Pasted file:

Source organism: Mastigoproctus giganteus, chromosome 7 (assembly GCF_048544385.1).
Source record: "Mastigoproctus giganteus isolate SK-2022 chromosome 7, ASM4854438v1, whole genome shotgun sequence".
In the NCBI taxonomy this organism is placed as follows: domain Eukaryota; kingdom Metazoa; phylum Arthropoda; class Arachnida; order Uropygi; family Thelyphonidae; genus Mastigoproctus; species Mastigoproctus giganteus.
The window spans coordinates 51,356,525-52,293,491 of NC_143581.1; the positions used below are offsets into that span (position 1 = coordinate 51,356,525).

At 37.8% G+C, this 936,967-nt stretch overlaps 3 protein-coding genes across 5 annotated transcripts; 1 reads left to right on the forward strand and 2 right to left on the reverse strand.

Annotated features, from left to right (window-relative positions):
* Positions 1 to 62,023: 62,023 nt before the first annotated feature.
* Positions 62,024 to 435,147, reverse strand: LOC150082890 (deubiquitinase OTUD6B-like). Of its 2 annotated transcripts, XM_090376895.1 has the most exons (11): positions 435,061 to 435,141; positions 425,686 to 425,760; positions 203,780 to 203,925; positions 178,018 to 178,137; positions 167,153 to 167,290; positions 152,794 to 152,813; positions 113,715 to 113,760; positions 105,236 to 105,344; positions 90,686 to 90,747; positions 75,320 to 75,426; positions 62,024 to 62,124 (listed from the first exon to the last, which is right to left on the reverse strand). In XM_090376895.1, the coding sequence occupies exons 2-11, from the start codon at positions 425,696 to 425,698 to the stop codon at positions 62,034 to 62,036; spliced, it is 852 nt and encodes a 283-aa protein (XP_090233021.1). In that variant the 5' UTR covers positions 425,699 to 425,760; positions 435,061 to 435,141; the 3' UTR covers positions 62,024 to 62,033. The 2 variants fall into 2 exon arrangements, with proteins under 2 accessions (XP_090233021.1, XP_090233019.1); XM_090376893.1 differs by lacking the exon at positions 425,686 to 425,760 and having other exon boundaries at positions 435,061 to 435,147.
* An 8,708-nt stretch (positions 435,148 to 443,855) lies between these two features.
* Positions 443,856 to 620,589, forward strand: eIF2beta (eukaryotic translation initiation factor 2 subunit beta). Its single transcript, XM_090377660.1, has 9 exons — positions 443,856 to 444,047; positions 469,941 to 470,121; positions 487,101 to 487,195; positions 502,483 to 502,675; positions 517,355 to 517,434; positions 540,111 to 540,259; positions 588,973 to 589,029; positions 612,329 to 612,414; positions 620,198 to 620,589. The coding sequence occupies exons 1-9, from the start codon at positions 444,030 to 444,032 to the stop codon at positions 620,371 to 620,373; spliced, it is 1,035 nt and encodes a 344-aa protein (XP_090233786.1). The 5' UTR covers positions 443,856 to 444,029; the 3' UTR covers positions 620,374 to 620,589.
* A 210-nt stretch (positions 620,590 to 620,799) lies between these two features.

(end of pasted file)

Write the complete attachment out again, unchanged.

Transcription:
Source organism: Mastigoproctus giganteus, chromosome 7 (assembly GCF_048544385.1).
Source record: "Mastigoproctus giganteus isolate SK-2022 chromosome 7, ASM4854438v1, whole genome shotgun sequence".
In the NCBI taxonomy this organism is placed as follows: domain Eukaryota; kingdom Metazoa; phylum Arthropoda; class Arachnida; order Uropygi; family Thelyphonidae; genus Mastigoproctus; species Mastigoproctus giganteus.
The window spans coordinates 51,356,525-52,293,491 of NC_143581.1; the positions used below are offsets into that span (position 1 = coordinate 51,356,525).

At 37.8% G+C, this 936,967-nt stretch overlaps 3 protein-coding genes across 5 annotated transcripts; 1 reads left to right on the forward strand and 2 right to left on the reverse strand.

Annotated features, from left to right (window-relative positions):
* Positions 1 to 62,023: 62,023 nt before the first annotated feature.
* Positions 62,024 to 435,147, reverse strand: LOC150082890 (deubiquitinase OTUD6B-like). Of its 2 annotated transcripts, XM_090376895.1 has the most exons (11): positions 435,061 to 435,141; positions 425,686 to 425,760; positions 203,780 to 203,925; positions 178,018 to 178,137; positions 167,153 to 167,290; positions 152,794 to 152,813; positions 113,715 to 113,760; positions 105,236 to 105,344; positions 90,686 to 90,747; positions 75,320 to 75,426; positions 62,024 to 62,124 (listed from the first exon to the last, which is right to left on the reverse strand). In XM_090376895.1, the coding sequence occupies exons 2-11, from the start codon at positions 425,696 to 425,698 to the stop codon at positions 62,034 to 62,036; spliced, it is 852 nt and encodes a 283-aa protein (XP_090233021.1). In that variant the 5' UTR covers positions 425,699 to 425,760; positions 435,061 to 435,141; the 3' UTR covers positions 62,024 to 62,033. The 2 variants fall into 2 exon arrangements, with proteins under 2 accessions (XP_090233021.1, XP_090233019.1); XM_090376893.1 differs by lacking the exon at positions 425,686 to 425,760 and having other exon boundaries at positions 435,061 to 435,147.
* An 8,708-nt stretch (positions 435,148 to 443,855) lies between these two features.
* Positions 443,856 to 620,589, forward strand: eIF2beta (eukaryotic translation initiation factor 2 subunit beta). Its single transcript, XM_090377660.1, has 9 exons — positions 443,856 to 444,047; positions 469,941 to 470,121; positions 487,101 to 487,195; positions 502,483 to 502,675; positions 517,355 to 517,434; positions 540,111 to 540,259; positions 588,973 to 589,029; positions 612,329 to 612,414; positions 620,198 to 620,589. The coding sequence occupies exons 1-9, from the start codon at positions 444,030 to 444,032 to the stop codon at positions 620,371 to 620,373; spliced, it is 1,035 nt and encodes a 344-aa protein (XP_090233786.1). The 5' UTR covers positions 443,856 to 444,029; the 3' UTR covers positions 620,374 to 620,589.
* A 210-nt stretch (positions 620,590 to 620,799) lies between these two features.